Introduction: We refer to all the data that can be accessed directly by a program, without having to dereference any pointer, as the root set For example, in Java the root set of a program consists of all the static field members and all the variables on its stack. A program obviously can reach any member of its root set at any time. Recursively, any object with a reference that is stored in the field members or array elements of any reachable object is itself reachable.
Reachability becomes a bit more complex when the program has been optimized by the compiler. First, a compiler may keep reference variables in registers. These references must also be considered part of the root set. Second, even though in a type-safe language programmers do not get to manipulate memory addresses directly, a compiler often does so for the sake of speeding up the code. Thus, registers in compiled code may point to the middle of an object or an array, or they may contain a value to which an offset will be applied to compute a legal address. Here are some things an optimizing compiler can do to enable the garbage collector to find the correct root set:
- The compiler can restrict the invocation of garbage collection to only certain code points in the program, when no "hidden" references exist.
- The compiler can write out information that the garbage collector can use to recover all the references, such as specifying which registers contain references, or how to compute the base address of an object that is given an internal address.
- The compiler can assure that there is a reference to the base address of all reachable objects whenever the garbage collector may be invoked. The set of reachable objects changes as a program executes. It grows as new objects get created and shrinks as objects become unreachable. It is important to remember that once an object becomes unreachable, it cannot become reachable again. There are four basic operations that a mutator performs to change the set of reachable objects:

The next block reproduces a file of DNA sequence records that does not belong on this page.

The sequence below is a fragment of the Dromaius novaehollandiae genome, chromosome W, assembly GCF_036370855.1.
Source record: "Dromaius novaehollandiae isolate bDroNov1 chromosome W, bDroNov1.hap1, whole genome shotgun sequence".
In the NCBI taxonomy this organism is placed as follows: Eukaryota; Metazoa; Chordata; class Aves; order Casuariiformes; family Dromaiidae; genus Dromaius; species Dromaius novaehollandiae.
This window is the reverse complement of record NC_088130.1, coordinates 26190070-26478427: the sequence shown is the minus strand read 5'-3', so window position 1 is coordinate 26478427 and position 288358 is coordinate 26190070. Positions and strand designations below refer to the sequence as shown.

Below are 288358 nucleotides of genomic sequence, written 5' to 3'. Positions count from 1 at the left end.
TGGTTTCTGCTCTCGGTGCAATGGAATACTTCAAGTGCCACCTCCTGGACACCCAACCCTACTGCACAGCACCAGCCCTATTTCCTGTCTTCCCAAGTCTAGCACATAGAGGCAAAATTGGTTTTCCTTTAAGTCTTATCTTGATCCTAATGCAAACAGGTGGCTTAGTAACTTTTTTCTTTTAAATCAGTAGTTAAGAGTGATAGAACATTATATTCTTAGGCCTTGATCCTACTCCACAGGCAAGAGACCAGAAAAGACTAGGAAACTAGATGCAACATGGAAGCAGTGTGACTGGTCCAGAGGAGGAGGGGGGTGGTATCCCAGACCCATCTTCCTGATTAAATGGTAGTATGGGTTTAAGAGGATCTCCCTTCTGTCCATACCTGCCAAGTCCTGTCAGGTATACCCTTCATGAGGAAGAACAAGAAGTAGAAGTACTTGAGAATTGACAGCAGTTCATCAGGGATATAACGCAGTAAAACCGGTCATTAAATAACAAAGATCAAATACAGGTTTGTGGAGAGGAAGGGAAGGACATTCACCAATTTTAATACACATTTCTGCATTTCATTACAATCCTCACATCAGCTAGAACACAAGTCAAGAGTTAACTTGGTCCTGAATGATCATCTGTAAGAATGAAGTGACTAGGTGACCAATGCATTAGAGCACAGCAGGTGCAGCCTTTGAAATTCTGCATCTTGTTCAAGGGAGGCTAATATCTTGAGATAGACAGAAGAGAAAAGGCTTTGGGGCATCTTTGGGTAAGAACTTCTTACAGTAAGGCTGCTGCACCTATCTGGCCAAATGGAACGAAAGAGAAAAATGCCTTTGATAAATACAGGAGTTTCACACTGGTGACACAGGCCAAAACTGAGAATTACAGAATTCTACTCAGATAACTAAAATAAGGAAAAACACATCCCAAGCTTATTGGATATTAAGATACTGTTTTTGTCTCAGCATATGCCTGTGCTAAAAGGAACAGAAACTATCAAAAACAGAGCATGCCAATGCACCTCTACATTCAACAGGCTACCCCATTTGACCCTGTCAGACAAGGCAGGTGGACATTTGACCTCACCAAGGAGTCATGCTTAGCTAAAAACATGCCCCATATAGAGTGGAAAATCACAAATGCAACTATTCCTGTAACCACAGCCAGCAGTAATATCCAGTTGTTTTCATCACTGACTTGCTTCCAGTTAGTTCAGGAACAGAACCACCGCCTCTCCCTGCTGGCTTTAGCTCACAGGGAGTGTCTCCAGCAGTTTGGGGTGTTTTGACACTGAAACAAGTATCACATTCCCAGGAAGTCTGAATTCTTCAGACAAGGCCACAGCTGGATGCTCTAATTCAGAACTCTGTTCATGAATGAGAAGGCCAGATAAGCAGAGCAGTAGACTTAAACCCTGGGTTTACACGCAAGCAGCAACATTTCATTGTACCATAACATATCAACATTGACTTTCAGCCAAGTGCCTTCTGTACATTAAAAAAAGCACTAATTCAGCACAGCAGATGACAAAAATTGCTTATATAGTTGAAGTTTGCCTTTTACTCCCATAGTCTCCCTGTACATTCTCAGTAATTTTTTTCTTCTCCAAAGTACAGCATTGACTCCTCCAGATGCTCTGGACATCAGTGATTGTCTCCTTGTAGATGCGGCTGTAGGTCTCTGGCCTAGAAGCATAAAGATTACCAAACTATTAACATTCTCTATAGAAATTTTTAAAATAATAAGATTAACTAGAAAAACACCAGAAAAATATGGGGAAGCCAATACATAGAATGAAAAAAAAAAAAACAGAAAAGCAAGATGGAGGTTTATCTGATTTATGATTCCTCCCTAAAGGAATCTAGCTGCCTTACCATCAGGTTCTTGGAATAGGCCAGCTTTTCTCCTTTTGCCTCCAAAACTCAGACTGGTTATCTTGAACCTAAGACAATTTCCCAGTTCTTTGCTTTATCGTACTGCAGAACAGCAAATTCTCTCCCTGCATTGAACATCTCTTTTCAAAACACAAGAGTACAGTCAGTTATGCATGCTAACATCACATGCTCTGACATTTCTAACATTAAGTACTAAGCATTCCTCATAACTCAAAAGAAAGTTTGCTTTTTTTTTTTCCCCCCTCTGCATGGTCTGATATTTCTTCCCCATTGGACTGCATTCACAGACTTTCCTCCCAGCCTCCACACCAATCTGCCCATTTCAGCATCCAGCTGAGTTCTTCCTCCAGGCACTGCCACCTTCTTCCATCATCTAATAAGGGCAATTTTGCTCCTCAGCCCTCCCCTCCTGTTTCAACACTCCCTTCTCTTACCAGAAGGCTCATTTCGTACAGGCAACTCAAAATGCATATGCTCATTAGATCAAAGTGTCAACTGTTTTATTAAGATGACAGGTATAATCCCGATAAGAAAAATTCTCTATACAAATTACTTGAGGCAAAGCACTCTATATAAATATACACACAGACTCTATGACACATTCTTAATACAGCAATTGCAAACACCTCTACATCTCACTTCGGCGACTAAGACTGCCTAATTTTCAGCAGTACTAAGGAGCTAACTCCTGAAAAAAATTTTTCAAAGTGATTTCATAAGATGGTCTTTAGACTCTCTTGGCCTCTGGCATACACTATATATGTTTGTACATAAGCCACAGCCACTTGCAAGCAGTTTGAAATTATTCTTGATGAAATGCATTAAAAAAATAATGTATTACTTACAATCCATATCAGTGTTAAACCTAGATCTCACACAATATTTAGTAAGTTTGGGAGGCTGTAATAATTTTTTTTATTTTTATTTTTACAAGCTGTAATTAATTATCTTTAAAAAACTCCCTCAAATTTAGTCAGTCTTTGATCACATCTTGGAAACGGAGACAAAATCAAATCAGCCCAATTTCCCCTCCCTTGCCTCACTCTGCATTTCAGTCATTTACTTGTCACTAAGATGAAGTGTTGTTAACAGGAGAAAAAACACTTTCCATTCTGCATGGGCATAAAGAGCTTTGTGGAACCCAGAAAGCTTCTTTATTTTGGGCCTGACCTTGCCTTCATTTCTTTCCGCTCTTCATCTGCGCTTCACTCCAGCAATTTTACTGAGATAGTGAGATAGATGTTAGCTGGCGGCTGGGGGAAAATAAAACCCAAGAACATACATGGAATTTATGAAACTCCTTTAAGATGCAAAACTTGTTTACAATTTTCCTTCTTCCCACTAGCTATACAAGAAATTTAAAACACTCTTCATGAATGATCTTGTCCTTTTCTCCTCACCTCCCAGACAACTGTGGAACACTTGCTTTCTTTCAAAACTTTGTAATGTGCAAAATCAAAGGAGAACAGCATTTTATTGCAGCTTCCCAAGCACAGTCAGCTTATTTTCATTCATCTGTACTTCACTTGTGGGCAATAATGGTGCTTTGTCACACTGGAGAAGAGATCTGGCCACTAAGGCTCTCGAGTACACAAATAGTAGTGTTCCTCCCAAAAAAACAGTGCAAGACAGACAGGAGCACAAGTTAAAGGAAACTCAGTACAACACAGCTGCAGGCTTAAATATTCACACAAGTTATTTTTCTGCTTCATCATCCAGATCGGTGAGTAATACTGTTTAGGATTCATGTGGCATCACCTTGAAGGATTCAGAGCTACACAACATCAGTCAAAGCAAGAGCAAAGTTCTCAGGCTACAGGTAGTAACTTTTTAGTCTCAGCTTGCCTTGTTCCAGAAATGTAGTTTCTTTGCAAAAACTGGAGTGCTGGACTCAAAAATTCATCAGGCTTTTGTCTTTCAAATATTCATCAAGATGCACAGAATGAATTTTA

- Object Allocations. These are performed by the memory manager, which returns a reference to each newly allocated chunk of memory. This operation adds members to the set of reachable objects.
- Parameter Passing and Return Values. References to objects are passed from the actual input parameter to the corresponding formal parameter, and from the returned result back to the callee. Objects pointed to by these references remain reachable.
- Reference Assignments. Assignments of the form u = v, where u and v are references, have two effects. First, u is now a reference to the object referred to by v. As long as u is reachable, the object it refers to is surely reachable. Second, the original reference in u is lost. If this reference is the last to some reachable object, then that object becomes unreachable. Any time an object becomes unreachable, all objects that are reachable only through references contained in that object also become unreachable.
- Procedure Returns. As a procedure exits, the frame holding its local variables is popped off the stack. If the frame holds the only reachable reference to any object, that object becomes unreachable. Again, if the now unreachable objects hold the only references to other objects, they too become unreachable, and so on.
In summary, new objects are introduced through object allocations. Parameter passing and assignments can propagate reachability; assignments and ends of procedures can terminate reachability. As an object becomes unreachable, it can cause more objects to become unreachable.
There are two basic ways to find unreachable objects. Either we catch the transitions as reachable objects turn unreachable, or we periodically locate all the reachable objects and then infer that all the other objects are unreachable. We maintain a count of the references to an object, as the mutator performs actions that may change the reachability set. When the count goes to zero, the object becomes unreachable.
The second approach computes reachability by tracing all the references transitively. A trace-based garbage collector starts by labeling ("marking") all objects in the root set as "reachable," examines iteratively all the references in reachable objects to find more reachable objects, and labels them as such. This approach must trace all the references before it can determine any object to be unreachable. But once the reachable set is computed, it can find many unreachable objects all at once and locate a good deal of free storage at the same time. Because all the references must be analyzed at the same time, we have an option to relocate the reachable objects and thereby reduce fragmentation.